Heat can kill. A national OSHA standard will save lives.

At least 815 U.S. workers died from heat stress from 1992 through 2017, according to the Bureau of Labor Statistics, with 70,000 more suffering severe injuries. These figures are almost certainly an underestimate, due to difficulty in accurately diagnosing and recording heat-related injuries and fatalities, which have symptoms that overlap other diseases.

As temperatures continue to rise, so will the risks for workers exposed to high heat in both indoor and outdoor settings. That’s why National COSH joined Public Citizen and 130 labor, public health, environmental and civil rights organizations in 2018 to petition the U.S. Occupational Safety and Health Administration (OSHA) for a “federal heat stress standard for outdoor and indoor workers in all industries so that workers are protected from dangerous heat on the job.”

Since then:

Learn more about the campaign for a national heat stress standard here.

Winning new protections for vulnerable workers:

In New Hampshire, New York and Arizona, local COSH groups and National COSH are advocating for – and winning – new protections for public sector workers, construction workers and victims of workplace fatalities.

NH COSH wins investigations for deaths of public workers:

When municipal worker Tom Wooten was crushed to death by a tractor trailer while working for the highway department in Northfield, his daughter Samantha was devastated. “I have to live every day,” she said, “without seeing my dad’s bright eyes and handsome smile.” Samantha wanted answers but was shocked to learn that no in-depth investigation was required. State and local employees are not covered by the federal OSH Act, which mandates investigations of fatalities in private sector workplaces.

Teaming up with New Hampshire COSH, Samantha pushed the state legislature to pay more attention to the lives of public workers, with gathering information a first step toward preventing further tragedies. The campaign was a success: On May 22, Gov. Chris Sununu signed into law a bill requiring state and local governments to quickly report workplace injuries and fatalities, as well as investigations of workplace deaths by the state Department of Labor.

NYCOSH campaigns for “Carlos’ Law”:

After the 2015 death of immigrant construction worker Carlos Mancayo in a preventable trench cave-in, his employer, Harco Construction, was found guilty of manslaughter – and fined a mere $10,000. The absurdly low value placed on a worker’s life outraged workers, unions, safety advocated and New York’s immigrant community. NYCOSH played a key role in advocating for change with release of “Deadly Skyline,” which highlights fatalities in New York’s booming construction industry.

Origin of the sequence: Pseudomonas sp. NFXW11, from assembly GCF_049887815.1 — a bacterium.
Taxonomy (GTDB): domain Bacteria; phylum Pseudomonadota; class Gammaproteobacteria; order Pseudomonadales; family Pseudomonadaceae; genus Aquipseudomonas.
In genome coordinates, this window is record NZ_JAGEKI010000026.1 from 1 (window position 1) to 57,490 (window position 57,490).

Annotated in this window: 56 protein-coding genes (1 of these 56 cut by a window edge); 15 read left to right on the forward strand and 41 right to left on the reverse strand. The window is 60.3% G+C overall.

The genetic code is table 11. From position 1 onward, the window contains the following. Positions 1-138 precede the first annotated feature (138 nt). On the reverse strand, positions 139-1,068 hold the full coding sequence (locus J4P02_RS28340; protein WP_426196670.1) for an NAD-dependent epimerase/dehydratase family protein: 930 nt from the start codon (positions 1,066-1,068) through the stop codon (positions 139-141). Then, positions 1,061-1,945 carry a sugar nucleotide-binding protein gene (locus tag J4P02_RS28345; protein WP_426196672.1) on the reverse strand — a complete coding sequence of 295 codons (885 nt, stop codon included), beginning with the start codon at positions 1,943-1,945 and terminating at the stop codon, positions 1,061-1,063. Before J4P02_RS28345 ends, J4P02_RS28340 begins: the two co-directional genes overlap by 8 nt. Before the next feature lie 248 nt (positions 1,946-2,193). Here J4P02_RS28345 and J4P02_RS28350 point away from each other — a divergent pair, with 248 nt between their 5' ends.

“Carlos’s Law” named for Montoya, will create a real deterrent by hiking fines to $300,000 for misdemeanor convictions for workplace fatalities, and $500,000 for felonies. The bill passed New York’s State Assembly last year and has been re-introduced in the current session. “Our ’Deadly Skyline’ report demonstrates the need for action to end the crisis of preventable construction fatalities in New York state,” says NYCOSH Executive Director Charlene Obernauer “Carlos’s Law offers a critical step forward to improving construction safety by increasing maximum fines against negligent contractors.”

National COSH forces AZ to back off reducing workplace safety fines: 

When the Arizona Daily Star published an exposé on questionable practices by the Industrial Commission of Arizona (ICA) to reduce fines for workplace safety violations, National COSH took action.

The paper’s research uncovered that after hearing from employers – but with no meaningful input from workers or unions – ICA was “routinely” reducing penalties for hazardous working conditions recommended by the Arizona Department of Occupational Safety and Health (ADOSH) although the “cuts often appear to lack clear justification.” Arizona is one of 26 states authorized to enforce federal workplace safety laws but must do so according to OSHA standards.

 Peter Dooley, safety and health project consultant for National COSH, filed a Complaint Against State Program Administration, or CASPA with U.S. OSHA.  The federal agency found that Arizona was “reducing penalties in a seemingly arbitrary manner.”  After initially defending its policy of reviewing and reducing penalties recommended by ADOSH, the ICA has agreed to abandon the practice.

“Cutting back on penalties that are too low to begin with is unfair to employers who follow the law,” said Dooley. “And it’s dangerous for workers, who become sick get injured or die when employers don’t take seriously their responsibility to provide a safe workplace.”